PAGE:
On another point, this forum is generally a great resource visited by many wonderful people but I have observed from time-to-time an impatience toward those who question the status quo or dare to posit an alternate opinion. I will always continue to ask questions and make no apology for this. If this makes people uncomfortable then cest la vie. For those people who find it necessary to have the last word, go ahead and attack me -- it just serves to prove my point.
I'll believe in Feng Shui when I see the evidence. Personally, I don't believe in superstitions and unverified claims any more than I believe that pigs can fly.

However, I take a live and let live approach. If others want to believe in something... I'm not about to proselytize. I will clarify that I was not mocking these beliefs but merely asking the question whether Feng Shui is taken seriously or viewed in a more lighthearted way such as occult-based practices like Tarot cards, water divination, astrology and other superstitions, because as far as I can tell, Feng Shui is certainly not evidence-based. Personal anecdotes simply don't stack up.

On another point, this forum is generally a great resource visited by many wonderful people but I have observed from time-to-time an impatience toward those who question the status quo or dare to posit an alternate opinion. I will always continue to ask questions and make no apology for this. If this makes people uncomfortable then cest la vie. For those people who find it necessary to have the last word, go ahead and attack me -- it just serves to prove my point.
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Pixelated
User avatar
25 April 2010
45
Apr 25, 2010 10:45 am
I agree with all the comments -- your house is looking fabulous.

I think the thing I like the most is your risk-taking with the colours (facade and kitchen splashback) :-)

Best wishes for handover...Pix
I agree with all the comments -- your house is looking fabulous.

I think the thing I like the most is your risk-taking with the colours (facade and kitchen splashback) :-)

Best wishes for handover...Pix
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Pixelated
User avatar
24 April 2010
24
Apr 24, 2010 10:37 am
Hmmmm...

And people once believed the earth was flat too.

Pix

(edited for spelling mistake)
Hmmmm...

And people once believed the earth was flat too.

Pix

(edited for spelling mistake)
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Pixelated
User avatar
21 April 2010
35
Apr 21, 2010 1:06 pm
We had the same experience in dealing with the Call Centre staff at Telstra. They kept telling me we had a connection in place even after I explained about 5 times that we knocked down the old house and built a new one and there was NO connection!!! I felt like it would be less painful if I'd have slammed my head into a brick wall a few times.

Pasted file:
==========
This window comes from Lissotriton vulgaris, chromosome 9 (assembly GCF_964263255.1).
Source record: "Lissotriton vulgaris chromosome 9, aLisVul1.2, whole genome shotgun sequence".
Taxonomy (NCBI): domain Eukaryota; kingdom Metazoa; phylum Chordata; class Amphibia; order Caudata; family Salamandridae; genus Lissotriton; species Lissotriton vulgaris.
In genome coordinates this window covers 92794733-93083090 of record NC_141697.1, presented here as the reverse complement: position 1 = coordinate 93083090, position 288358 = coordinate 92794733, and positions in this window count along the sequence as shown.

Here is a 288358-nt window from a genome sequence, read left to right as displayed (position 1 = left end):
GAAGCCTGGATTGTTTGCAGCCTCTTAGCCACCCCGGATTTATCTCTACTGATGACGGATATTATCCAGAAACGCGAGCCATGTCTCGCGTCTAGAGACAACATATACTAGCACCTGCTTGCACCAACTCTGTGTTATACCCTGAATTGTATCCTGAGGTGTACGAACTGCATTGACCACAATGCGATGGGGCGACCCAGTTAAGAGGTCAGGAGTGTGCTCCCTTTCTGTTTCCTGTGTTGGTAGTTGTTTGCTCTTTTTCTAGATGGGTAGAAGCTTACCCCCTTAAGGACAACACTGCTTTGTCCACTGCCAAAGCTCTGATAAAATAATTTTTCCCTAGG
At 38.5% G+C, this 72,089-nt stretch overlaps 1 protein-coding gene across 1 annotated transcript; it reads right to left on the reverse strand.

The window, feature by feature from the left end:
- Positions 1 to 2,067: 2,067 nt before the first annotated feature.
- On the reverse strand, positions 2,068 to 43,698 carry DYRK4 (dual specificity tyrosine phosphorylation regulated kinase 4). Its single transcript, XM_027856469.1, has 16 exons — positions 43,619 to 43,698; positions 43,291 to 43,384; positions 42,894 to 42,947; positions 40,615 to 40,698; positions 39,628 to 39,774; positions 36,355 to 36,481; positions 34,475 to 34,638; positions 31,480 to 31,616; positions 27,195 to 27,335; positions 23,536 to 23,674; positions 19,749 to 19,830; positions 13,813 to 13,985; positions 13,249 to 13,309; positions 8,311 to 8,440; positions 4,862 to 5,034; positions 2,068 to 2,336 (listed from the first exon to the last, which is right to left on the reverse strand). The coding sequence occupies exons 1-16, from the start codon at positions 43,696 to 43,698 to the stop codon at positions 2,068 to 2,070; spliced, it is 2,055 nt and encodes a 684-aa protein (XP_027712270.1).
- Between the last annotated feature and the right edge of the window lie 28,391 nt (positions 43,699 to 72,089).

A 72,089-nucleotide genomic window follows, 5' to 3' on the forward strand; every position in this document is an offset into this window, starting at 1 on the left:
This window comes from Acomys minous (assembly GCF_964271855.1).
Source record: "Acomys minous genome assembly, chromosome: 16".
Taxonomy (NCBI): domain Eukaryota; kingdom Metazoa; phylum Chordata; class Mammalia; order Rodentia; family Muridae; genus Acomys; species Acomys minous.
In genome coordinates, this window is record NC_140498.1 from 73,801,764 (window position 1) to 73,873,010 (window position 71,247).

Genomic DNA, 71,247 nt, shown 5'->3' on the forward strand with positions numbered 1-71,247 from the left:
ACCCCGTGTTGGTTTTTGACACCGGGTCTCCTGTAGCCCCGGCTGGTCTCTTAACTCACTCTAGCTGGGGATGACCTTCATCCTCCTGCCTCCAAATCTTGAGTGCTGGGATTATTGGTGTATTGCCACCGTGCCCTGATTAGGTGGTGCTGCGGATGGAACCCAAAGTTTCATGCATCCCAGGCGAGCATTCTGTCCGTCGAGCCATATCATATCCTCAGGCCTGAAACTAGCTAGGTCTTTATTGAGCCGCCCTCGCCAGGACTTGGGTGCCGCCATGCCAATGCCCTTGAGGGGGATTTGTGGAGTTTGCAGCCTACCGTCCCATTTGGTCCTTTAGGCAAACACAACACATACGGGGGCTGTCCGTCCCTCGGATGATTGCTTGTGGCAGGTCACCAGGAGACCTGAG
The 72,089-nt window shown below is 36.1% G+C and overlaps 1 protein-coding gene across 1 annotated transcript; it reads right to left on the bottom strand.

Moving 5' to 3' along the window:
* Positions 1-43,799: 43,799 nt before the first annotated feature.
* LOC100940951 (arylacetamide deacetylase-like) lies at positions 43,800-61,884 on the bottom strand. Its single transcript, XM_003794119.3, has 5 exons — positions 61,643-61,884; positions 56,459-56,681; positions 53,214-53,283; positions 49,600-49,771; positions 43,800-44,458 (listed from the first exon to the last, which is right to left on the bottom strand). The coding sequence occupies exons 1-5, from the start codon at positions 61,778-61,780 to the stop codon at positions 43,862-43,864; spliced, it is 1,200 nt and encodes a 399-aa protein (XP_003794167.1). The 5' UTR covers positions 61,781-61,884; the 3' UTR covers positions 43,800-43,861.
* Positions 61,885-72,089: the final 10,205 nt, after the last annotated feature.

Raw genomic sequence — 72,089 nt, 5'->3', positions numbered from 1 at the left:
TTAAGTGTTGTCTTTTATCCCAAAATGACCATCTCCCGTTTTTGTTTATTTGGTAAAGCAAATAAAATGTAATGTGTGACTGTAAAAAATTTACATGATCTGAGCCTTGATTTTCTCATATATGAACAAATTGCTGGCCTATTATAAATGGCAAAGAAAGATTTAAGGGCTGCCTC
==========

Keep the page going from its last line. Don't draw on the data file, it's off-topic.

Navigating the Telstra website is just as hard but my oh-so-clever DH did finally found a link that was buried deep within the Telstra pages!

It turns out that if we dig the trench ourselves (and we will cos I'm not paying $200++ for someone to dig a ditch for me!!) the $299 connection fee *INCLUDES* the 3rd-party contractor, in our case Silcar, feeding cables through the conduit. We want to change providers however, and they charge you $100 if you switch within the first 3 months. We have accepted that this is just part of the cost of achieving what we want.

Pix
We had the same experience in dealing with the Call Centre staff at Telstra. They kept telling me we had a connection in place even after I explained about 5 times that we knocked down the old house and built a new one and there was NO connection!!! I felt like it would be less painful if I'd have slammed my head into a brick wall a few times.

Navigating the Telstra website is just as hard but my oh-so-clever DH did finally found a link that was buried deep within the Telstra pages!

It turns out that if we dig the trench ourselves (and we will cos I'm not paying $200++ for someone to dig a ditch for me!!) the $299 connection fee *INCLUDES* the 3rd-party contractor, in our case Silcar, feeding cables through the conduit. We want to change providers however, and they charge you $100 if you switch within the first 3 months. We have accepted that this is just part of the cost of achieving what we want.

Pix
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Pixelated
User avatar
21 April 2010
19
Apr 21, 2010 12:56 pm
Nobody seriously believes this do they????

Next we'll be conducting ceremonies to rid us of the ''evil spirits'' lol

Pix
Nobody seriously believes this do they????

Next we'll be conducting ceremonies to rid us of the ''evil spirits'' lol

Pix
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Pixelated
User avatar
15 April 2010
4
Apr 15, 2010 2:42 am
The top end Reece plumbing stores in Sydney (Surry Hills and Mosman) have one for around $15K. It's a more modern look than the tub featured in that pic and it is square.

I think it looks lovely and would make quite a statement -- but wouldn't be comfortable or practical. Somehow I think if you're going to buy the Reece bath it would be a triumph of form over function.

Pix
The top end Reece plumbing stores in Sydney (Surry Hills and Mosman) have one for around $15K. It's a more modern look than the tub featured in that pic and it is square.

I think it looks lovely and would make quite a statement -- but wouldn't be comfortable or practical. Somehow I think if you're going to buy the Reece bath it would be a triumph of form over function.

Pix